Almost all abbreviations have multiple different expansions. More often than not, it it easy for a human to disambiguate the meaning of an abbreviations that has alternate expansions. For example, you can distinguish AKA ("above knee amputation") from AKA ("also known as"). The context of a sentence determines the meaning.
However, there are many abbreviations that cannot easily be disambiguated, even by experts in a knowledge domain. These abbreviations sometimes arise from what I call "term-drift," wherein another, very similar term, with the same abbreviation, is mistakenly used, and where this misuse gains a foothold in medical culture.
Abbreviations that cannot always be disambiguated are particularly dangerous and are a potential source of medical errors. Here are some examples:
1. ABG aortic bifurcation graft, or aortobifemoral graft
2. AHA acquired hemolytic anemia, or autoimmune hemolytic anemia
3. ASCVD arteriosclerotic cardiovascular disease, or arteriosclerotic cerebrovascular disease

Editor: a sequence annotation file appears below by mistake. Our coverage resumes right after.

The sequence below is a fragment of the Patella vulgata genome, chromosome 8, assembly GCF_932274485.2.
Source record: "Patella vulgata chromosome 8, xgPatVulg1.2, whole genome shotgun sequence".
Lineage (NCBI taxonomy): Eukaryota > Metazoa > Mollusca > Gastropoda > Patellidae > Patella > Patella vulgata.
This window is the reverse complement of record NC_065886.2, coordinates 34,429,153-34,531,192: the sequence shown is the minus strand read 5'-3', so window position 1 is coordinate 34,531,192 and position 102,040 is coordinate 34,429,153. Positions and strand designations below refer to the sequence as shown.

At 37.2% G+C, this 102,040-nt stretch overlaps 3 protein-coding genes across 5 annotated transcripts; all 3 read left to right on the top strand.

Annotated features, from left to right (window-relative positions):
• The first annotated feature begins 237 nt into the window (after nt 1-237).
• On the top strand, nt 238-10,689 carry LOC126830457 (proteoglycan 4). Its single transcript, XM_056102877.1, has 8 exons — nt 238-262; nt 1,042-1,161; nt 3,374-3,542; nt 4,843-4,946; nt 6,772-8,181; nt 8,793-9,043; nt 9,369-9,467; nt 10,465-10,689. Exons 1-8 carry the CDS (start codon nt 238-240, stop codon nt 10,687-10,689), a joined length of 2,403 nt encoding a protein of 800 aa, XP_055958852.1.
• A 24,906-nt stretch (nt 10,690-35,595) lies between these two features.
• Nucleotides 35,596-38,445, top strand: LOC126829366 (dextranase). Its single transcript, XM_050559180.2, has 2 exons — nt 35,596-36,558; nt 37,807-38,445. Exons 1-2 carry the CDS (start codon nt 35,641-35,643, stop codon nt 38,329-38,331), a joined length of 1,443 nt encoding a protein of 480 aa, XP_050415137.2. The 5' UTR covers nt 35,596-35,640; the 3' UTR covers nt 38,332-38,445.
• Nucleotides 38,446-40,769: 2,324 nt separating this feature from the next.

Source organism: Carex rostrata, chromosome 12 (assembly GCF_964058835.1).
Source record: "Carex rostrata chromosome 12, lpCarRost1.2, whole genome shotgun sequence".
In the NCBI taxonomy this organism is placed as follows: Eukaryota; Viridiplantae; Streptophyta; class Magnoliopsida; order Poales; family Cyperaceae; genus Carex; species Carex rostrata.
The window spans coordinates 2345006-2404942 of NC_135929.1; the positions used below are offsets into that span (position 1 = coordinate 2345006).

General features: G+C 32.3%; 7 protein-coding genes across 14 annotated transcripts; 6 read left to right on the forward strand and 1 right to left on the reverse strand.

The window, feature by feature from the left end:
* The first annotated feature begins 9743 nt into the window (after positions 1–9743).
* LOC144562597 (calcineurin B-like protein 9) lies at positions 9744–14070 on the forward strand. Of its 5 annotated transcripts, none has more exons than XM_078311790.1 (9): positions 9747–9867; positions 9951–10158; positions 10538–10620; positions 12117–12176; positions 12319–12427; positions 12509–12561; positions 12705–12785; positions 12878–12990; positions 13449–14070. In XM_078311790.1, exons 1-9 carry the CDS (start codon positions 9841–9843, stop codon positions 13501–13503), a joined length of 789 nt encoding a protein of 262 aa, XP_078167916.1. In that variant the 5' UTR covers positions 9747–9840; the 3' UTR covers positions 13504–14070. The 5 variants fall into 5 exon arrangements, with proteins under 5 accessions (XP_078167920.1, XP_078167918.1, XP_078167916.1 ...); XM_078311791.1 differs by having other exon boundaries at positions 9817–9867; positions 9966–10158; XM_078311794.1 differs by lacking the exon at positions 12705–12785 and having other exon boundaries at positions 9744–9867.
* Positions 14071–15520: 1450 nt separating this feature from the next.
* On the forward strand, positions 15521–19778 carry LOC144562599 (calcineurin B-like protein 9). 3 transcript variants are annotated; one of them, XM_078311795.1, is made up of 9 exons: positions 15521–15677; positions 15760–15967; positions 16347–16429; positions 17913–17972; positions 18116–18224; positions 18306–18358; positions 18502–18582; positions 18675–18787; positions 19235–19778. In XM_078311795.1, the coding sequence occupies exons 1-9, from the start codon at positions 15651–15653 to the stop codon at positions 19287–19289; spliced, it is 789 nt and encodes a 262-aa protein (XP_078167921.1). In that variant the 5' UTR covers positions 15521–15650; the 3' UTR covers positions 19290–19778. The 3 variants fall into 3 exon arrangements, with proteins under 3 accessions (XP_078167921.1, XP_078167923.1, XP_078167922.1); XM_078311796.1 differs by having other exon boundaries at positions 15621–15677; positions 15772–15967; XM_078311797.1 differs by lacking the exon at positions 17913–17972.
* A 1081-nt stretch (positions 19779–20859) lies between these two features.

4. CHD congenital heart disease, or congestive heart disease, or coronary heart disease
5. DOA date of admission, or dead on arrival
6. EDC estimated date of conception, or estimated date of confinement ("due date" means almost the opposite of "conception date")
7. HZO herpes zoster ophthalmicus, or herpes zoster oticus
8. IBD inflammatory bowel disease, or irritable bowel disease
9. LLL left lower lid, or left lower lip, or left lower lobe, or left lower lung
10. MCGN mesangiocapillary glomerulonephritis or minimal change glomerulonephritis
11. MVR mitral valve regurgitation, or mitral valve repair, or mitral valve replacement
12. NC no change, or noncontributory
13. NKDA no known drug allergies, or nonketotic diabetic acidosis
14. PE pulmonary effusion, or pulmonary edema, or pulmonary embolectomy or pulmonary embolism
15. SK seborrheic keratosis, or solar keratosis
16. UVF ureterovaginal fistula, or urethrovaginal fistula
In June, 2014, my book, entitled Rare Diseases and Orphan Drugs: Keys to Understanding and Treating the Common Diseases was published by Elsevier. The book builds the argument that our best chance of curing the common diseases will come from studying and curing the rare diseases.
I urge you to read more about my book. There's a generous preview of the book at the Google Books site. If you like the book, please request your librarian to purchase a copy of this book for your library or reading room.
- Jules J. Berman, Ph.D., M.D.
tags: common disease, orphan disease, orphan drugs, rare disease, disease genetics, medical abbreviations, disambiguation, dangerous abbreviations, medical nomenclature, medical transcription, electronic health record, ehr, emr, medical errors, medical mistakes, medical terminology, ambiguous terminology, terminology pitfalls and confusing terminology